But the Sunday Star-Times has obtained a copy of the Chinese export certificate, which clearly states that it was 4.5kg of material, although it states that it was "Kiwi Pollen" rather than flowers or anthers, which may have caused confusion at the border. It is not clear who was responsible for that wording.
The Sunday Star-Times made numerous attempts to contact Kiwi Pollen, by phone, email and in person but got no response.
University of Otago biochemist Russell Poulter, whose work proved the DNA link between New Zealand's strain of Psa and China's, says anthers are tiny and there would have been at least a billion in the shipment.
"So we have a billion anthers being unpacked by Kiwi Pollen. Let's say one in a thousand carried Psa - that means you've got something like a million infective particles being unpacked by Kiwi Pollen in Te Puke."
Poulter is convinced the shipment was the pathway of Psa to New Zealand. "It's extremely difficult to prove something like that absolutely. What we are really doing is exactly the same as if it were a criminal case and you were looking at forensic DNA.
"What you do is say, ‘I have this victim and I have this DNA from the victim, and that DNA matches the accused perfectly'.
"Does that prove it was the accused? and the answer is ‘no' because it's just possible that there's someone else out there with exactly the same DNA.
"It's not absolute proof, but the balance of probabilities has shifted so heavily in favour of one possibility that it's beyond reasonable doubt."
An MPI spokesperson said the Sapere report had found shortcomings in the way MAF's systems were applied to the importation of kiwifruit material, "however, it also said that it does not automatically follow that these shortcomings contributed to the entry of Psa into the country".
MPI accepted the recommendations made in the report and had almost completed a programme of work to implement them, the spokesperson said.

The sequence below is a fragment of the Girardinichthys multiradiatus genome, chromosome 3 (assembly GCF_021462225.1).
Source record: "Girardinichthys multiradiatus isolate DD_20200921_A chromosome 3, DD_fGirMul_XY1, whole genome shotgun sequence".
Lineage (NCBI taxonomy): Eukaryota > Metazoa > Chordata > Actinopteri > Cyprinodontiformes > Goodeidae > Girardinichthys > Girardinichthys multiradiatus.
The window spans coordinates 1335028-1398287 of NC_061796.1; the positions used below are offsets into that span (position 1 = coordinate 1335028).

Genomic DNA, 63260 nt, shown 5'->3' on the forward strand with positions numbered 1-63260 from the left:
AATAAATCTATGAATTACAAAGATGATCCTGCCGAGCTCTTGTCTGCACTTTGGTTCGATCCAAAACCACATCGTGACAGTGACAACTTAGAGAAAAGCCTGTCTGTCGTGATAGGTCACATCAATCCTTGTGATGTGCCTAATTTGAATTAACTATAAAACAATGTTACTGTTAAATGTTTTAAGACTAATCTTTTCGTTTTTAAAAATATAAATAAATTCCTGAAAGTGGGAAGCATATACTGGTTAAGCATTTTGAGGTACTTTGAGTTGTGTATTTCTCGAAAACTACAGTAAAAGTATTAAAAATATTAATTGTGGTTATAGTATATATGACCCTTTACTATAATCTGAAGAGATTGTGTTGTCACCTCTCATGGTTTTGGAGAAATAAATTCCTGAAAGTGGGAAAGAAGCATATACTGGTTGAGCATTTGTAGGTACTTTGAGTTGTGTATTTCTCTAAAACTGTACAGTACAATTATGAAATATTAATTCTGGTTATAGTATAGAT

They said while research done by Poulter's team in conjunction with the kiwifruit industry had indicated the local Psa strain was of Chinese origin, "there is, however, no further information on how it arrived".
And not all growers support the idea of suing MAF/MPI.
Mike Chapman, the chief executive of Kiwifruit Growers Inc, said his group had been given legal advice by a QC that any civil case would be lengthy and costly and have a low chance of success.
He did not believe there was definitive proof of how the disease got here. "You've got to prove how it got here, not just have a suspicion."
But grower Rob Thode and many others are convinced MAF is to blame. "MAF has said we will probably never know how it got here - that's their way of saying ‘you can't get us legally on negligence', but . . . we're finding more and more stuff that condemns them," Thode said.
Auckland barrister Matthew Dunning has advised the industry it has a case. "These things aren't easy. You're taking on the Government and it will be a long process, but there plainly is a complete cock-up here. We all understand biosecurity is a difficult thing to police, but you don't expect this level of incompetence to enable something like [Psa] to come in and literally destroy people's lives and waste hundreds of millions of dollars worth of value."
Sunday Star Times